More than 9,000 asylum seekers, some of them Christians, have been returned to Afghanistan from European countries since 2015. Afghan Christian converts from Islam can legally face the death penalty for apostasy. The last time a case reached the courts was in 2006. The man charged with apostasy was pronounced “insane” after an international outcry, saving him from execution.
Amnesty has accused European governments of being “wilfully blind to the evidence that violence is at a record high and that no part of Afghanistan is safe.” In their efforts to increase deportations, they are putting Afgan converts at the “risk of torture, kidnapping, death,” Amnesty observes.
Intercede for Farid and other Afghan converts, deported back to Afghanistan where they potentially face the death penalty and are at risk of being murdered by Muslim relatives or the Taliban. Ask that the Holy Spirit will be their comfort and joy and that their perseverance through persecution will be an inspiration to other believers (2 Thessalonians 1:4).
Egypt – Church minister and father of three stabbed to death. Authorities consider requests to legalise thousands of churches
Samaan Shehata, a 45-year-old church minister from the village of Beni Sweif, south of Cairo, was stabbed to death in a Cairo suburb on Thursday 12 October.
Samaan was married with three children, including two young girls. Egyptian police have arrested the attacker, who local residents say was known for verbally abusing and throwing stones at Christians.
A lawyer, who was present when police later questioned the attacker, told journalists that the attacker said he murdered the minister because “I sensed Allah telling me to go kill him.”
Members of Samaan’s congregation were upset by a later report on an Egyptian news site, citing the Interior Ministry, which claimed the attacker had mental health problems, casting doubt on what appeared to be a religiously motivated attack.
Many Egyptian Christian congregations still worship in unlicensed buildings, as church permits have often been all but impossible to obtain from local authorities.
However, earlier in October, a government committee set up to examine the issue met for the first time. In May 2017, the Egyptian Parliament amended draconian Ottoman-era restrictions on church construction, but thousands of churches are still officially unlicensed.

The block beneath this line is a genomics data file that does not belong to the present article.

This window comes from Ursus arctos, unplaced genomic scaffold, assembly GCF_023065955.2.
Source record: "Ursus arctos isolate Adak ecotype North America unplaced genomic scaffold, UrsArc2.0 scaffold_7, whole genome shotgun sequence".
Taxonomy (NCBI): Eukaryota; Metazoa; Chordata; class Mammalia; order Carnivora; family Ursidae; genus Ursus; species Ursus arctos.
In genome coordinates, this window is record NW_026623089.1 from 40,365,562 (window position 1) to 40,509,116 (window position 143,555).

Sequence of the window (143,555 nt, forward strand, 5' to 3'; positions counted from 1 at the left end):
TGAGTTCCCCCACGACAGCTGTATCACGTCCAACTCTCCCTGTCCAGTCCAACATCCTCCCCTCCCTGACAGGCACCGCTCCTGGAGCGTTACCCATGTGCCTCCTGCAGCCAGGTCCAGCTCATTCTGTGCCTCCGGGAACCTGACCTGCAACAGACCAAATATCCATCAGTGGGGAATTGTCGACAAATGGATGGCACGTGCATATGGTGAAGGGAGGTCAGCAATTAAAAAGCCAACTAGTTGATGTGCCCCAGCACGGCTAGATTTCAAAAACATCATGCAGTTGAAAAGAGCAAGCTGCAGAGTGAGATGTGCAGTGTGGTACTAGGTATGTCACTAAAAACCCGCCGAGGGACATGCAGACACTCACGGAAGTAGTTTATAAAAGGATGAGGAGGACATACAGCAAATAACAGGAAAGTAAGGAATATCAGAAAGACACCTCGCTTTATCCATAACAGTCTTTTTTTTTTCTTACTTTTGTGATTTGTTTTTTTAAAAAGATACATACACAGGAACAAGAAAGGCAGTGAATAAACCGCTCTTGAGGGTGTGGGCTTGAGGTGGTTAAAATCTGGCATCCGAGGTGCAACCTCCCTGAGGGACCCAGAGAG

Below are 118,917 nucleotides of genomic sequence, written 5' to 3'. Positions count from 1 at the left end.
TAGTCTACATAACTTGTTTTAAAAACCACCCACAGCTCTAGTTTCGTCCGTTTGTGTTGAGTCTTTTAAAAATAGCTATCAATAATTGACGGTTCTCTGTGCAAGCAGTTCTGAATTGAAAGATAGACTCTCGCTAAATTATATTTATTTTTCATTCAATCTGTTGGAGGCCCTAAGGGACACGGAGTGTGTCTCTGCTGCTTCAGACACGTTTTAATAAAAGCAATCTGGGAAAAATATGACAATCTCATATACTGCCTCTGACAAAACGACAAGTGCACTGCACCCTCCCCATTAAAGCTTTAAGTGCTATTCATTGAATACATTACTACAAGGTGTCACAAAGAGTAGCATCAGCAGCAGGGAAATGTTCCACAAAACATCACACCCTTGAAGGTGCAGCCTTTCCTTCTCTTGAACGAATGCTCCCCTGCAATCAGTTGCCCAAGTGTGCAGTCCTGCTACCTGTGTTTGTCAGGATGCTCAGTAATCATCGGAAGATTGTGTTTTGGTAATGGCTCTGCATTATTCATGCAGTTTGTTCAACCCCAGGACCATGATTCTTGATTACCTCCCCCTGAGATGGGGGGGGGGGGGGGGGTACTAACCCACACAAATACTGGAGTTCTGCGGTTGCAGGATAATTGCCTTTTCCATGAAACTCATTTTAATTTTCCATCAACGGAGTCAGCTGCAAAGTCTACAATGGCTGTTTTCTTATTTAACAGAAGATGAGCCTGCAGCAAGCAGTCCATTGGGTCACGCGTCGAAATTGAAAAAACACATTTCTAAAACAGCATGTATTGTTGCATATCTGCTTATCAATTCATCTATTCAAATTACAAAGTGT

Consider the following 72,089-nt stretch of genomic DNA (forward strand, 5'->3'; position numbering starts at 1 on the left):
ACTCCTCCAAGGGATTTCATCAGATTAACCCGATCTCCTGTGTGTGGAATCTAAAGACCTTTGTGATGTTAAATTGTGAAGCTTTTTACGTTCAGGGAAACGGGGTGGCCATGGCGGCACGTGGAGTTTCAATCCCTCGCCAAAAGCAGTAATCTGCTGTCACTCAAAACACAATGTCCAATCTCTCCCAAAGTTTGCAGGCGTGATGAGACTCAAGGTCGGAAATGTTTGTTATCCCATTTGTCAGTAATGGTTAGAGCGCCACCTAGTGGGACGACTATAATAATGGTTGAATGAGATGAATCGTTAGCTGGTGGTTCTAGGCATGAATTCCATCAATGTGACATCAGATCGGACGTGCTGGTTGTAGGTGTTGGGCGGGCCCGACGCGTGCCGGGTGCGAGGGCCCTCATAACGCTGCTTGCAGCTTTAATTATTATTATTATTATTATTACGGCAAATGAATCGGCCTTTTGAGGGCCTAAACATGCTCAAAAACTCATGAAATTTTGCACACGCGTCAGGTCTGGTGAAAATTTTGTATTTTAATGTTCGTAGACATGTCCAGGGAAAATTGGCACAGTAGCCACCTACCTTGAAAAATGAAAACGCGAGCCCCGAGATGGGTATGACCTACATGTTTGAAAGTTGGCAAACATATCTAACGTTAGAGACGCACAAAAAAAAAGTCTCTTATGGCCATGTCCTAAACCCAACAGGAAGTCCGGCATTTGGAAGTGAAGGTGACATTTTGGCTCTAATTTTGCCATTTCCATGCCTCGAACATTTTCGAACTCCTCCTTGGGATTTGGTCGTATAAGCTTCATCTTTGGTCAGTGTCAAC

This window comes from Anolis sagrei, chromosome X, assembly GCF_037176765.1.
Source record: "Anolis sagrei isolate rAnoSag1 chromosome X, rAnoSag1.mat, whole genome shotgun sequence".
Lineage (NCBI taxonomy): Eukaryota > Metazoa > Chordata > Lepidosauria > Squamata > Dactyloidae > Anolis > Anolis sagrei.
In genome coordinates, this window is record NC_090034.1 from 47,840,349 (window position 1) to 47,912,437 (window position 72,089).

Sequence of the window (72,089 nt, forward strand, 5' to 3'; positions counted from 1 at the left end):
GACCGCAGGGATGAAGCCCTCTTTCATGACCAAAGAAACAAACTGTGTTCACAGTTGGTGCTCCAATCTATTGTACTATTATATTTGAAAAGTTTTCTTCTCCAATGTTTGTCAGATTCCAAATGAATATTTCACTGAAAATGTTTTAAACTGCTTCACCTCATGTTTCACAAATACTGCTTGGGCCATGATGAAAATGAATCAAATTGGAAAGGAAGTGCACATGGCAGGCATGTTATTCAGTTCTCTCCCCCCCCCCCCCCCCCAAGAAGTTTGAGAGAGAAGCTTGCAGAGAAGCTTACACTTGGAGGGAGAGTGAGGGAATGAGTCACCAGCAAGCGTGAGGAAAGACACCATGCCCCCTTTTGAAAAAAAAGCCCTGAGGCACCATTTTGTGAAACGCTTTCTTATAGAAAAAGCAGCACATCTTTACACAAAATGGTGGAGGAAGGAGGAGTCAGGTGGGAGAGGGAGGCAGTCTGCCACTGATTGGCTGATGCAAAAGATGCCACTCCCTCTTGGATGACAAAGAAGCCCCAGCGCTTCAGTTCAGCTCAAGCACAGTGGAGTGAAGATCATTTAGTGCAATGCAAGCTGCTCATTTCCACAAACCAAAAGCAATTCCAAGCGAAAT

Join hands in prayer with our Egyptian brothers and sisters to lift up before God the family of Samaan Shehata, especially his two young girls. Pray that in the midst of grief they will come to know their Abba as the father of the fatherless and the protector of widows (Psalm 68:5). Ask also that the government committee will look favourably on the more than 2,000 requests it has received from churches to receive legal status for their buildings.
Democratic Republic of Congo – Christians face potential new threat as Islamist group calls for jihad
An Islamist group in the DRC released a video in October calling for volunteers to wage jihad. In the video, which has been publicised on Islamic State media outlets, a jihadist with three child soldiers also calls for the DRC to become an Islamic state in Central Africa.
Christians in the conflict-ravaged north-eastern regions of the DRC have endured years of sporadic attacks from Islamic militants of the Allied Democratic Forces (ADF), which has been fighting to make Uganda an Islamic state since the late 1990s.
Fifty Christians were hacked to death in the village of Rwangoma in August 2016, in one of the deadliest ADF attacks in the DRC. The call for jihad comes from a little-known group (called The City of Monotheism and Monotheists). Christians now face a new threat from this militant organisation.
Lift up in prayer Christians in the DRC, especially those in the north-east of the country, who live with the spectre of violence. Pray that the orchestrators of attacks will encounter the Living God and turn from evil to seek and pursue peace (Psalm 34:14).